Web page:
The court has damaged its legitimacy — Score 6.62

Whatever happened to all that talk about respecting precedent? — Score 6.28

The rights of women are under attack by the GOP — Score 6.22

Some new fathers are about to learn they should have been more supportive of women’s rights — Score 3.6

If Roe was judicial activism, what does that make the court’s gun rulings? — Score 3.22

The Roberts Court is no more activist than was the Warren Court — Score 1.66

The Second Amendment guarantees our right to bear arms — Score 1.44

The right to life is our foremost right — Score 1.38

The court has righted two wrongs — Score 0.94

Analysis of Question 1

Supervisor Chavez topped the field when we first asked panelists to select their preferences in the race for mayor, and she leads again in our latest survey. But her race against Councilmember Mahan looks a lot tighter than might once have been imagined of a race between a city council newbie and one of the region’s best-known public officials.

Our panel is not intended to be politically representative of the city, so we should not draw too firm a conclusion from our results. But with four months to go, this one looks up for grabs.

Analysis of Question 2

More than 60 percent of respondents still support the efforts of county government to keep us safe by closing businesses during the pandemic. But attitudes are clearly evolving, as the corollary economic impacts of those closures become more clear.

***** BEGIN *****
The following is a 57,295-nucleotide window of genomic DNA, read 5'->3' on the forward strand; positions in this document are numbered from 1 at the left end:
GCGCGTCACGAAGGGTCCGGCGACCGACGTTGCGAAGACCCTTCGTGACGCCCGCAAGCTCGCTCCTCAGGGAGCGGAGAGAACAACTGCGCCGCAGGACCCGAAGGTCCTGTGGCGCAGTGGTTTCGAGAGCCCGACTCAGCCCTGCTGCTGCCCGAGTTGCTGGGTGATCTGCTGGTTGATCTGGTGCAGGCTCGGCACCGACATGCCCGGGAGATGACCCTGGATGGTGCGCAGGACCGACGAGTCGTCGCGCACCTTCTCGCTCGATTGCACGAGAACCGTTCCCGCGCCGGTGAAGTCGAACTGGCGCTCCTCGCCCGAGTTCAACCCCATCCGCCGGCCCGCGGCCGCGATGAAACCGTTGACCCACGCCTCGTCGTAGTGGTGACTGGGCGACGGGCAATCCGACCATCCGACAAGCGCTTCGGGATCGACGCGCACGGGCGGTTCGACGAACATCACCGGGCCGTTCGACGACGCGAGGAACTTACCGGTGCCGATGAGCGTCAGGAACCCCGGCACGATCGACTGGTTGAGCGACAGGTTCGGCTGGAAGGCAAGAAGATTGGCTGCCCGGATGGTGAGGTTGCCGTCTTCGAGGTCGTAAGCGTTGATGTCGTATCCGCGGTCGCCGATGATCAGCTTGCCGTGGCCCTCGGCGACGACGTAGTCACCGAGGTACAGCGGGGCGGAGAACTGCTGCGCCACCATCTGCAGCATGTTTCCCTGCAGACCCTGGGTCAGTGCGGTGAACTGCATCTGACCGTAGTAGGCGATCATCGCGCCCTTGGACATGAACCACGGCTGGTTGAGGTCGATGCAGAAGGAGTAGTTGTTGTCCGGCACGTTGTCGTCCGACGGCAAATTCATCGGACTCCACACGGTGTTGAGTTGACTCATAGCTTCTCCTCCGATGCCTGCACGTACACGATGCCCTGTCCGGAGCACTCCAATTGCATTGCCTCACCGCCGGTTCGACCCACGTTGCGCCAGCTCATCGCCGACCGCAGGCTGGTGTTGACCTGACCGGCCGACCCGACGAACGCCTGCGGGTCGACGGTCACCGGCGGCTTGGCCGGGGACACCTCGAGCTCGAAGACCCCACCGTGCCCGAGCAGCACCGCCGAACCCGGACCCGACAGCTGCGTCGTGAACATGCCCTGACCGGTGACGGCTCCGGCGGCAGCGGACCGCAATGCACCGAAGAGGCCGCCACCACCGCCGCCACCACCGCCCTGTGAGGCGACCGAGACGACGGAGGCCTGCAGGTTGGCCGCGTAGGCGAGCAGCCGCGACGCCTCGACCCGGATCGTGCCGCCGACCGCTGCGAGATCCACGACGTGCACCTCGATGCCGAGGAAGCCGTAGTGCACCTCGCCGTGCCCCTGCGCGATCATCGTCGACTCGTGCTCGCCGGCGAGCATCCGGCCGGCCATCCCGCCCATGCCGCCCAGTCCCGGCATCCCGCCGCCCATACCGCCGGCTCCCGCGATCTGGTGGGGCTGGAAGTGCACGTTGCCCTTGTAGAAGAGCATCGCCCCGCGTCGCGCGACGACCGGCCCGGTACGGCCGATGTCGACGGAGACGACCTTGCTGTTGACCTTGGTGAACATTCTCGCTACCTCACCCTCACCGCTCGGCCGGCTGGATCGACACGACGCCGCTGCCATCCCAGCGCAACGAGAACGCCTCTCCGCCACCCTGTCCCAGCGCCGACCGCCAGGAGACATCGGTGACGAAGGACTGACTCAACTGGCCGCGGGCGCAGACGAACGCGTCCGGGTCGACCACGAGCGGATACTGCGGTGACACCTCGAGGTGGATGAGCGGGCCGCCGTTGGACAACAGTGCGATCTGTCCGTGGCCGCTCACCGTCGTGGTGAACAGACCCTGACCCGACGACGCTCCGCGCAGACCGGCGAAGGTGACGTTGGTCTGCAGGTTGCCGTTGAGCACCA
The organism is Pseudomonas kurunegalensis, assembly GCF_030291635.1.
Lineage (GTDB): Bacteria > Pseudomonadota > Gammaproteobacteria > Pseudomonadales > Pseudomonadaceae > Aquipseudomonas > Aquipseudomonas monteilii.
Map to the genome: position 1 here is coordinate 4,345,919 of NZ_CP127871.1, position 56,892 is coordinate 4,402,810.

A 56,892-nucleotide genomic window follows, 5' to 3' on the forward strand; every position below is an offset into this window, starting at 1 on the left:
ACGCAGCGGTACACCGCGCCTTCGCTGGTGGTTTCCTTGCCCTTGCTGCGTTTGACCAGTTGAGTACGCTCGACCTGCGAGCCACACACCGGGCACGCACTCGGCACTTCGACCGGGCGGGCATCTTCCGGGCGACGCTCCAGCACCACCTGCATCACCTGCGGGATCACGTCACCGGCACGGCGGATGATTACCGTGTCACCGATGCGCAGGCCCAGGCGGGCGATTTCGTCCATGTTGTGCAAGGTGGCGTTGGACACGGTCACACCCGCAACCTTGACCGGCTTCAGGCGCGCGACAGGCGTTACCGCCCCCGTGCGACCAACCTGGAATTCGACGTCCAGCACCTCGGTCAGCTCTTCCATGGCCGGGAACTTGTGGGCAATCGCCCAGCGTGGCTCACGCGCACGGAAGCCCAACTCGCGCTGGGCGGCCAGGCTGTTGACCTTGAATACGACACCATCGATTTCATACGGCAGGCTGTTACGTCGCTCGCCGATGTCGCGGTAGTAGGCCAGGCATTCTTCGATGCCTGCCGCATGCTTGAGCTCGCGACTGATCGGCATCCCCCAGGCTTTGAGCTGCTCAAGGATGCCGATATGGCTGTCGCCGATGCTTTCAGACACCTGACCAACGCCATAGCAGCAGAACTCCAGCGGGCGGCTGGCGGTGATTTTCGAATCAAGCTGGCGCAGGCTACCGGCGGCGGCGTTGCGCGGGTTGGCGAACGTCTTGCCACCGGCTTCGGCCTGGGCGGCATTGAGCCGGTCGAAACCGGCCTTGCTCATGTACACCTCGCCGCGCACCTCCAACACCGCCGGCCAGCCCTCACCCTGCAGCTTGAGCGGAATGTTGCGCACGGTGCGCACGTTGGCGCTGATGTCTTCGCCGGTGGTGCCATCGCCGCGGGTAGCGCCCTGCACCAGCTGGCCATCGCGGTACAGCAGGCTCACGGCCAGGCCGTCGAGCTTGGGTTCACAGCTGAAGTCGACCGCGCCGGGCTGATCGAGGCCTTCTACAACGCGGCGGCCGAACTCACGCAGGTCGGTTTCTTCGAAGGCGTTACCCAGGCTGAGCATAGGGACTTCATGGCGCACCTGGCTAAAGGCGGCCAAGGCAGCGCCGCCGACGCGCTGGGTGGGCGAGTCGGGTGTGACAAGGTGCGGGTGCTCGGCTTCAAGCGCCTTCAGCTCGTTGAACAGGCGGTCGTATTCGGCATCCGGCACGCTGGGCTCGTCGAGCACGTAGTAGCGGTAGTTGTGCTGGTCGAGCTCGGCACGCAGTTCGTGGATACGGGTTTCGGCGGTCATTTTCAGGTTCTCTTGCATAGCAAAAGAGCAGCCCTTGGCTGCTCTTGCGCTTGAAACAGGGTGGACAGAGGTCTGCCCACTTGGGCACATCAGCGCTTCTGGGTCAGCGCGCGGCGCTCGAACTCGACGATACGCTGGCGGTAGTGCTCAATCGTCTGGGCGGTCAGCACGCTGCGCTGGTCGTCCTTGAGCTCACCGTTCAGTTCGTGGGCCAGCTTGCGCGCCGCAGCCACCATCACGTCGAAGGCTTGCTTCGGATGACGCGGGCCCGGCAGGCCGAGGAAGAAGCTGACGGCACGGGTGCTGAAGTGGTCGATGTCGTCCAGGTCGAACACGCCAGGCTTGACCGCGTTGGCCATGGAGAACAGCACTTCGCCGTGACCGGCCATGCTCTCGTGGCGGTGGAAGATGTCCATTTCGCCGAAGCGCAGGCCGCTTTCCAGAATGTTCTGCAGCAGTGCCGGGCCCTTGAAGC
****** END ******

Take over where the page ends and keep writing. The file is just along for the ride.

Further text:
With 30 percent of respondents viewing the lockdowns as a good idea that nonetheless lasted too long, and another 9 percent viewing the economic aftereffects as ultimately more harmful than the pandemic itself, it’s clear that a final verdict on the wisdom of these policies still eludes us. Given the current trajectory of inflation and other by-products of the pandemic, that’s likely to remain the case for some time.

Analysis of Question 3

Many a San Jose development has been criticized for not providing enough parking. So for two-thirds of our respondents to support the proposed elimination of city parking requirements represents a sea change in attitudes for a city still awaiting its first downtown BART station. That’s major news for a city as sprawling and car-centric as San Jose.

Analysis of Question 4

Shortly after we asked our question about cruising, the city council unanimously reversed its decades-old ban on low-riding. The vast majority of you agree with the new policy, or have no opinion.

Analysis of Question 5

The Supreme Court’s recent action on abortion and concealed weapons is broadly unpopular with the participants in our latest poll. Panelists believe the court has damaged its legitimacy and revealed the lie behind all those assurances about the primacy of judicial precedent.

And imagine how differently the county sheriff’s race might have turned out if there had been no scandal involving Sheriff Laurie Smith’s issuance of concealed weapons permits.

San Jose Inside Power Poll is not a scientific poll. Rather, we ask questions of influential people with a wide range of viewpoints to help advance informed dialogue about the city. Power Poll is studiously non-partisan.

Photo by Daderot-Creative Commons